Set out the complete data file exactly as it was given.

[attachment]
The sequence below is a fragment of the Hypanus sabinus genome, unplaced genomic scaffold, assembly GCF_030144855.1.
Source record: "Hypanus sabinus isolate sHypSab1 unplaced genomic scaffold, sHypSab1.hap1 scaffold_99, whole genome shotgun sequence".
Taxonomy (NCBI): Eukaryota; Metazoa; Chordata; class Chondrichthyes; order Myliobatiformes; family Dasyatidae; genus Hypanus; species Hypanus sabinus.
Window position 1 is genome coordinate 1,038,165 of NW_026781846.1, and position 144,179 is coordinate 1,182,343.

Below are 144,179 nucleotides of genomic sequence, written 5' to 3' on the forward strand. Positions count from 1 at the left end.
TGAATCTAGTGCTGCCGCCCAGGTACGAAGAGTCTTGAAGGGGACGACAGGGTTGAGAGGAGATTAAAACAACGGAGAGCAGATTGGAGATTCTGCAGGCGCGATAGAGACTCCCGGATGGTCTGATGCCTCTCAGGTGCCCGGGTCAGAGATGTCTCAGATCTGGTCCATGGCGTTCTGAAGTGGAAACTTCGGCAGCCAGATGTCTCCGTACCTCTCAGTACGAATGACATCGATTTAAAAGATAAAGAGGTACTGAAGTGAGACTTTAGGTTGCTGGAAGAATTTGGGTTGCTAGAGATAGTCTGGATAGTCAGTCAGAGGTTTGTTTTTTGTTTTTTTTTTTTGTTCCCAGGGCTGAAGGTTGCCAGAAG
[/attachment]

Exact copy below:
The sequence below is a fragment of the Hypanus sabinus genome, unplaced genomic scaffold, assembly GCF_030144855.1.
Source record: "Hypanus sabinus isolate sHypSab1 unplaced genomic scaffold, sHypSab1.hap1 scaffold_99, whole genome shotgun sequence".
Taxonomy (NCBI): Eukaryota; Metazoa; Chordata; class Chondrichthyes; order Myliobatiformes; family Dasyatidae; genus Hypanus; species Hypanus sabinus.
Window position 1 is genome coordinate 1,038,165 of NW_026781846.1, and position 144,179 is coordinate 1,182,343.

Below are 144,179 nucleotides of genomic sequence, written 5' to 3' on the forward strand. Positions count from 1 at the left end.
TGAATCTAGTGCTGCCGCCCAGGTACGAAGAGTCTTGAAGGGGACGACAGGGTTGAGAGGAGATTAAAACAACGGAGAGCAGATTGGAGATTCTGCAGGCGCGATAGAGACTCCCGGATGGTCTGATGCCTCTCAGGTGCCCGGGTCAGAGATGTCTCAGATCTGGTCCATGGCGTTCTGAAGTGGAAACTTCGGCAGCCAGATGTCTCCGTACCTCTCAGTACGAATGACATCGATTTAAAAGATAAAGAGGTACTGAAGTGAGACTTTAGGTTGCTGGAAGAATTTGGGTTGCTAGAGATAGTCTGGATAGTCAGTCAGAGGTTTGTTTTTTGTTTTTTTTTTTTGTTCCCAGGGCTGAAGGTTGCCAGAAG